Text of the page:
Instead, they were given a Regeneron antibody product, which is used to treat Covid-19.
“The moment that we were notified of what happened, we acted right away to correct it, and we immediately reviewed and strengthened our protocols to enhance our distribution process to prevent this from happening again,” said Maj. Gen. James Hoyer, adjutant general of the West Virginia National Guard, in the statement.
The National Guard is leading the planning and logistics for distributing the vaccine.
The Boone County Health Department said it has notified the 42 people and offered to give them the Covid-19 vaccine on Thursday.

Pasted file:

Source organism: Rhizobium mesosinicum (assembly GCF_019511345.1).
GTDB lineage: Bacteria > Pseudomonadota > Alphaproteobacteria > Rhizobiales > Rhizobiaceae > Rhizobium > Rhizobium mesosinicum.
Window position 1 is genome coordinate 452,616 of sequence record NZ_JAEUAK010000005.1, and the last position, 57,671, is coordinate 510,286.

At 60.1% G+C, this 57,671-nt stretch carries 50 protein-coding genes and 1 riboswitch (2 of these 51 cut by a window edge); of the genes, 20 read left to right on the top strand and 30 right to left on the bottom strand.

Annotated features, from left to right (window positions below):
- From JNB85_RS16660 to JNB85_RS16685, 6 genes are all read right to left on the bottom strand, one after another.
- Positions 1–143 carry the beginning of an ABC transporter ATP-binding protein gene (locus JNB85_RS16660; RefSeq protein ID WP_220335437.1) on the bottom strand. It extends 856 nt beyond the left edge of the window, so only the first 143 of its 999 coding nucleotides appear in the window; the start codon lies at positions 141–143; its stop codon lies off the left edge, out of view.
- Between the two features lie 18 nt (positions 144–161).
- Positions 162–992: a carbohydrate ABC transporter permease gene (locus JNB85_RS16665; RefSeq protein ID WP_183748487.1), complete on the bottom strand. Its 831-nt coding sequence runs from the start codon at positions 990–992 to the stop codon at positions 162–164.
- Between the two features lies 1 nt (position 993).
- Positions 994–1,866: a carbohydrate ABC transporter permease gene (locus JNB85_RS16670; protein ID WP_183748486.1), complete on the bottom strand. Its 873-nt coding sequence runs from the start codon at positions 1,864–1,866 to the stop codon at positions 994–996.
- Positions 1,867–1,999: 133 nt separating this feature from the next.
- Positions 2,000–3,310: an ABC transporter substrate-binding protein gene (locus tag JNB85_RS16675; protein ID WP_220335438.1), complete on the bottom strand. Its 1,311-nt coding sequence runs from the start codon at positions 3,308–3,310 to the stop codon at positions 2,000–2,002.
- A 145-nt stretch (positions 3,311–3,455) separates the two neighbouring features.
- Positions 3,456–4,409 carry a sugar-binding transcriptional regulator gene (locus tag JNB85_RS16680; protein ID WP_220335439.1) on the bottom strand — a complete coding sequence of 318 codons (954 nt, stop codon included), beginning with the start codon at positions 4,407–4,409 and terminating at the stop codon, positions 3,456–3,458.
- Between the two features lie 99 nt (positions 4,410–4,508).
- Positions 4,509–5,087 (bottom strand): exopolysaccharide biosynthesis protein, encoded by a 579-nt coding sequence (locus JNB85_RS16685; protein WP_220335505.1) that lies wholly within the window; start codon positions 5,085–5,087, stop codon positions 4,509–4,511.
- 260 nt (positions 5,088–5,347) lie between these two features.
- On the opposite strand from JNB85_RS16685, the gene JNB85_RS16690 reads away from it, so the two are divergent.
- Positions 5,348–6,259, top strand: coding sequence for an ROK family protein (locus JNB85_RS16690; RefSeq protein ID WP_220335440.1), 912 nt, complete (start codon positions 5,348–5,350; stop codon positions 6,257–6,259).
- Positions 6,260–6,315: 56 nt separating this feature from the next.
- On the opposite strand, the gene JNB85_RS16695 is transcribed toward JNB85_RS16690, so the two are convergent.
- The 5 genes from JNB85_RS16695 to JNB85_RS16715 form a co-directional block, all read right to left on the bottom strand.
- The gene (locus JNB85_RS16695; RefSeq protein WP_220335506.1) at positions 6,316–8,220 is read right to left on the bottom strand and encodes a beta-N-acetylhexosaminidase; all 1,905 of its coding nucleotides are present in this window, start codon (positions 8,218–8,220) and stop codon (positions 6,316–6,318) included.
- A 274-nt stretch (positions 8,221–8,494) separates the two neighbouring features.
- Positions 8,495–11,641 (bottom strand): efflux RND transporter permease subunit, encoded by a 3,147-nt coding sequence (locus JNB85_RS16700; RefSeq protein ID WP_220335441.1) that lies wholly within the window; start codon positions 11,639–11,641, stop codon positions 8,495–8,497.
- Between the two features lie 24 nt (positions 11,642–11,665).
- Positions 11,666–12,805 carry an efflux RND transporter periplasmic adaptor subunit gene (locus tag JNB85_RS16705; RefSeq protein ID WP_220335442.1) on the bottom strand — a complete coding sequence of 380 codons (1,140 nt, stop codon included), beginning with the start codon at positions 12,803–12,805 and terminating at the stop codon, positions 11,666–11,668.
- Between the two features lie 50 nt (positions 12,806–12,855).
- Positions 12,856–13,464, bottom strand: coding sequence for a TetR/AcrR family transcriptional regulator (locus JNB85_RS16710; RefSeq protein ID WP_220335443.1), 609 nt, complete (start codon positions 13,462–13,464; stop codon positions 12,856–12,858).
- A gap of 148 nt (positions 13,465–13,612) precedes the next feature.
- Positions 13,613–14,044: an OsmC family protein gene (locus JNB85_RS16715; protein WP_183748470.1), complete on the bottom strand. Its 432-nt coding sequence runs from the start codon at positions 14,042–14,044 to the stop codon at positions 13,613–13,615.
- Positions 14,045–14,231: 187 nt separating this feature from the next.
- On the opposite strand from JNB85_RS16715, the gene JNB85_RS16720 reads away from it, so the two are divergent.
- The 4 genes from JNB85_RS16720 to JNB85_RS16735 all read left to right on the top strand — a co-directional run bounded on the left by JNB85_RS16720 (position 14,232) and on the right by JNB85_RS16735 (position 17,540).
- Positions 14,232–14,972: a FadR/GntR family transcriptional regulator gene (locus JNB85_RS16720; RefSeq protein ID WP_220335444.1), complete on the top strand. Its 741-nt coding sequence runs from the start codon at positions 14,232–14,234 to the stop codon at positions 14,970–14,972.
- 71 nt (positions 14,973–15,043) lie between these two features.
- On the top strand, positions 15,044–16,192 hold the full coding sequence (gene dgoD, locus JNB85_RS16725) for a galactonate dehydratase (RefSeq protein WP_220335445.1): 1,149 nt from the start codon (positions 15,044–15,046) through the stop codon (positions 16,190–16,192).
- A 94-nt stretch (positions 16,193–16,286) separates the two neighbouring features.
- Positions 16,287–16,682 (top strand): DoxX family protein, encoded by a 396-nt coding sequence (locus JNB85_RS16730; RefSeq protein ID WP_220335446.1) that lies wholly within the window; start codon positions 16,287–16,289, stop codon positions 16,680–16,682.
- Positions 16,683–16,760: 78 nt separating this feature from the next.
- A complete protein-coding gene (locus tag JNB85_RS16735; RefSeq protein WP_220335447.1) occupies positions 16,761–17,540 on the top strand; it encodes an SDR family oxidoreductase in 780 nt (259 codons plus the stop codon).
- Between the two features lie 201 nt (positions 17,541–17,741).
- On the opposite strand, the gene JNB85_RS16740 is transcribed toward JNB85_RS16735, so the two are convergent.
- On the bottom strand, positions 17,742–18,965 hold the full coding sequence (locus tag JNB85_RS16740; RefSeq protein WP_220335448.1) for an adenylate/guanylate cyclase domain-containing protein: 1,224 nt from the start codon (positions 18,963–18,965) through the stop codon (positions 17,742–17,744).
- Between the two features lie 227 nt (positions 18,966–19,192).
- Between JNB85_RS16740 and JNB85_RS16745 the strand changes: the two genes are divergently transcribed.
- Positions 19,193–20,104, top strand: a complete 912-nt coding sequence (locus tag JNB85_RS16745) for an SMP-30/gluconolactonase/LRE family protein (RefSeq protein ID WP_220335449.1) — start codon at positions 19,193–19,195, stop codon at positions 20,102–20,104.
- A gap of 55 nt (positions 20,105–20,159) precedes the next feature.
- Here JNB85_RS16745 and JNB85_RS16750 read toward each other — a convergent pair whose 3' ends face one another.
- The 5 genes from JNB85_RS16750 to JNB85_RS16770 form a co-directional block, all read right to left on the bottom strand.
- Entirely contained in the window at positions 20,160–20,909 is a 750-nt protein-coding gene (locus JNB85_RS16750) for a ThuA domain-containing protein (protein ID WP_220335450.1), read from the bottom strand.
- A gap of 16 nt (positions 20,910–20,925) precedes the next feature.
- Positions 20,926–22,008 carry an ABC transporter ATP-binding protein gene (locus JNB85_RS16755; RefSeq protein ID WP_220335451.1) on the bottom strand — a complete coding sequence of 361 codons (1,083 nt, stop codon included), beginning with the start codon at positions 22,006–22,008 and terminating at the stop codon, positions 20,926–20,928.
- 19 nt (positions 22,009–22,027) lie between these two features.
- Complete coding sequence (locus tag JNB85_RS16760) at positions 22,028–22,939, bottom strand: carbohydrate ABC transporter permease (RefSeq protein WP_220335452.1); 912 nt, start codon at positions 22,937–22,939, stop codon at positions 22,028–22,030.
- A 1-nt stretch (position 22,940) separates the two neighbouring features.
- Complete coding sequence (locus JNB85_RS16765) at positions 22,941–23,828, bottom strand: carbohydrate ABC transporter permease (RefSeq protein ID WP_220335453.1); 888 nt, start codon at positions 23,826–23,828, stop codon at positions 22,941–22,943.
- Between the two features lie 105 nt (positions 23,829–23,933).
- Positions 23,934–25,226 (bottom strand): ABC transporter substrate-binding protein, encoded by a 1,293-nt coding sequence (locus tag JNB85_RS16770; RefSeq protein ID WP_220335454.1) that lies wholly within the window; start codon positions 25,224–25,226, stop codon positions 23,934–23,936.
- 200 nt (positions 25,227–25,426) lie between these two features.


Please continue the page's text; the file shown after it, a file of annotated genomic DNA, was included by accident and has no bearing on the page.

Officials said it was an isolated incident but did not explain how the mix-up occurred when reached for further comment.
Boone County is south of Charleston, the state capital.
The National Guard said that the Department of Health and Human Resources would follow up with those who received the antibodies as a precaution.
Dr. Clay Marsh, the state’s Covid-19 czar, said there were no risks to the 42 people.
“The product administered are antibodies that fight COVID-19,” Marsh said in the statement. “In fact, this product was the same one that was administered to President Trump when he became infected. While this injection is not harmful, it was substituted for the vaccine. But this occurrence provides our leadership team an important opportunity to review and improve the safety and process of vaccination for each West Virginian.”
The National Guard said that 7,855 were vaccinated on Wednesday in West Virginia.